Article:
Do I Need More Than One Palo Alto GlobalProtect VPN Portal?
The Crucial Role of GlobalProtect
With an increased demand for GlobalProtect as an enterprise grade VPN client solution, a common question comes up: Is a secondary portal necessary? In many cases, the short answer is probably not. In this post, we will review some options to ensure high availability of GlobalProtect services now that it’s become a mission critical application for many organizations.
As a quick primer, GlobalProtect consists of three main components and each one plays an important role. If you are already familiar with these, feel free to skim down to the next section.
- The Agent. This component runs on the endpoint and handles the initiation of a VPN connection. The agent is initially configured with a portal address either manually by the end user, or by setting a registry key to pre-populate it. The agent operates at both the data plane and the control plane.
- The Portal. This component runs on the firewall and is essentially acting as the management plane for the agents. It’s where we configure behavioral settings that will instruct our agents on things like timeout parameters, on-demand vs. always-on, and a list of gateways they can connect to. The agent always connects to the portal as a first step when you initiate a VPN. After successful authentication to the portal, the agent will download its configuration file and then it will select a gateway to connect to based on a set of metrics.
- The Gateway. This component operates at the data plane and its job is to terminate the head-end VPN tunnel (IPSec or SSL) and provide the agents with access to resources. It’s usually a good idea to have a minimum of two gateways deployed for availability reasons. Gateways can be deployed on separate internet links on the same firewall, or on another firewall in a different location. Many organizations will align gateways with their data centers and/or regions in order to optimize performance for their end users. Each gateway has its own unique configuration for authentication, IP pool settings, split-tunneling, client DNS settings, etc.
So, let’s say we have a standard on-demand deployment with a single portal and two active gateways. What happens if that portal is down or unreachable?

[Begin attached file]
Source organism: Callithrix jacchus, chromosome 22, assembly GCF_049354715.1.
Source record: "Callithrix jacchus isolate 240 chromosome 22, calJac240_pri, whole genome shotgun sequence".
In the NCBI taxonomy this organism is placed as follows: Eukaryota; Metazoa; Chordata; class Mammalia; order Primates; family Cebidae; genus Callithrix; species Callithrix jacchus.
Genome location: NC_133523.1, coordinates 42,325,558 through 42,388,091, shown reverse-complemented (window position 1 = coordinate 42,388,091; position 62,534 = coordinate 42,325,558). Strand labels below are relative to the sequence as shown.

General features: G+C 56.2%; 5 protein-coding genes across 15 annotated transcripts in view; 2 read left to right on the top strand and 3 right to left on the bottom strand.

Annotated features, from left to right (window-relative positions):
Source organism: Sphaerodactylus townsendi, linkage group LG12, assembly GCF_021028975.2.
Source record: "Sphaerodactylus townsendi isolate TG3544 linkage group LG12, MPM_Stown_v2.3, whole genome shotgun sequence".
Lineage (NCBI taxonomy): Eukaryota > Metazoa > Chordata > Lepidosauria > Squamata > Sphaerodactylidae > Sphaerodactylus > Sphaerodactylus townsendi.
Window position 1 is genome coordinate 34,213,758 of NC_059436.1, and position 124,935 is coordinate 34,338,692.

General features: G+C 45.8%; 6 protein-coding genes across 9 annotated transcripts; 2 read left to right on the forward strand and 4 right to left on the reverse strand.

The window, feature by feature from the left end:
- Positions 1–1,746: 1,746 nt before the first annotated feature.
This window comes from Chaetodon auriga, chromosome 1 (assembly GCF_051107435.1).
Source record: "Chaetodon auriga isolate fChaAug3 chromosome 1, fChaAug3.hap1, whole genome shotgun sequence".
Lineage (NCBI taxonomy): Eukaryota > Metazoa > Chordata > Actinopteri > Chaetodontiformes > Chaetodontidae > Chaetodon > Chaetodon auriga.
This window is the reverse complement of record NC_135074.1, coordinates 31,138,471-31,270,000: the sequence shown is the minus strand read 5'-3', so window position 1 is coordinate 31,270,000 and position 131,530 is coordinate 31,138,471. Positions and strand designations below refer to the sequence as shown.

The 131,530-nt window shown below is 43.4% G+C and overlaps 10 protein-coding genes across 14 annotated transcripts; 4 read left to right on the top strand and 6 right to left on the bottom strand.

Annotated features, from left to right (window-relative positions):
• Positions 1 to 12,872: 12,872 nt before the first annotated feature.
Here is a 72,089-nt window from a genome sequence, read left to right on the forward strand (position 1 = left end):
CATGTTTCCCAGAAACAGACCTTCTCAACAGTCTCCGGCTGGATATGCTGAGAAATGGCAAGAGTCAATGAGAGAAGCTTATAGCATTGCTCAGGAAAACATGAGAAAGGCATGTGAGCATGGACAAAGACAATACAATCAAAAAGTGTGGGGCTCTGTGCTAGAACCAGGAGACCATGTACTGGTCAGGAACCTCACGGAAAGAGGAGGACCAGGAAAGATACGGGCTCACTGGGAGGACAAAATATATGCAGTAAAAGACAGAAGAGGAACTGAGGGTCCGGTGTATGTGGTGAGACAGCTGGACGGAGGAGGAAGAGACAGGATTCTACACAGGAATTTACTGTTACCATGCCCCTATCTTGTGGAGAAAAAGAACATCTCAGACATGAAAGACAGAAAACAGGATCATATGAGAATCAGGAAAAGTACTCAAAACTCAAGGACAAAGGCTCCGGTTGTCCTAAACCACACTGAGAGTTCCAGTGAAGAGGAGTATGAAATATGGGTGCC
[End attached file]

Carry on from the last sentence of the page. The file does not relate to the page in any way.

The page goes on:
Three Possible Solutions
Option 1: Agent Portal Caching
The good news is that the GlobalProtect agent will automatically cache the portal configuration. As long as one or more gateways are still online, the agent will connect to an available gateway. The only catch here is that the agent needs to have a saved username. To accomplish this we prefer to enable “save username only” in the portal configuration. Single Sign On (SSO) is another option, but we usually disable SSO with on-demand deployments. The agent will only cache the configuration when there is a unique combination of the portal and saved username. If your organization has a policy that does not allow for saved usernames in an application, then this option may not be a good fit. The password does not have to be saved on the agent (nor would we recommend it). If the agent has never connected prior to the portal being down, that would be a problem so this only applies to agents that have successfully connected at least once.
If the portal is down, can I still make changes? No, assuming you cannot reach the firewall running the portal, or that firewall has connectivity issues, then agents cannot connect and pull down configuration updates. However, I would argue that most organizations are not making frequent changes to the behavior of their GlobalProtect agents. Therefore a brief portal outage should have minimal impact. If your organization requires the ability to change agent behavior at all times, then agent portal caching may not work then.
Is multi-factor authentication supported with this? Absolutely, and we highly recommend it.
Option 2: Secondary Portal
In cases where we cannot enable “save username only,” a secondary portal can be deployed. Generally, the secondary portal would run on a firewall at a different location than the primary portal. The disadvantage to this method is that now two portal configurations must be maintained. Additionally, the users will need to select the secondary portal in the agent when the primary portal is unavailable. So it may also require a little more training and awareness for your users.
Option 3: Secondary Portal with Global Server Load Balancing (GSLB)
It’s also possible to front-end two portals with a DNS based GSLB solution. This basically involves health probes that monitor the availability of the portal services and responds to DNS queries accordingly. Once set up, this means users wouldn’t need to select between portals in the event the primary portal is down. The disadvantage is having to maintain even more infrastructure on top of maintaining the two portals.
At the end of the day, our preference would be to leverage the built in caching capabilities of the GlobalProtect agent. It’s the least amount of technical overhead to maintain and troubleshoot and it works quite well for production grade GlobalProtect deployments.
GlobalProtect is a powerful VPN client solution for organizations. However, with different industries requiring varying applications and configurations, it's helpful to leverage an expert to take full advantage of GlobalProtect's power. As one of Palo Alto Network's partners, WAN Dynamics is the go-to source for GlobalProtect integrations. Get in touch with our team today to discuss how we can deliver the performance and security your organization deserves.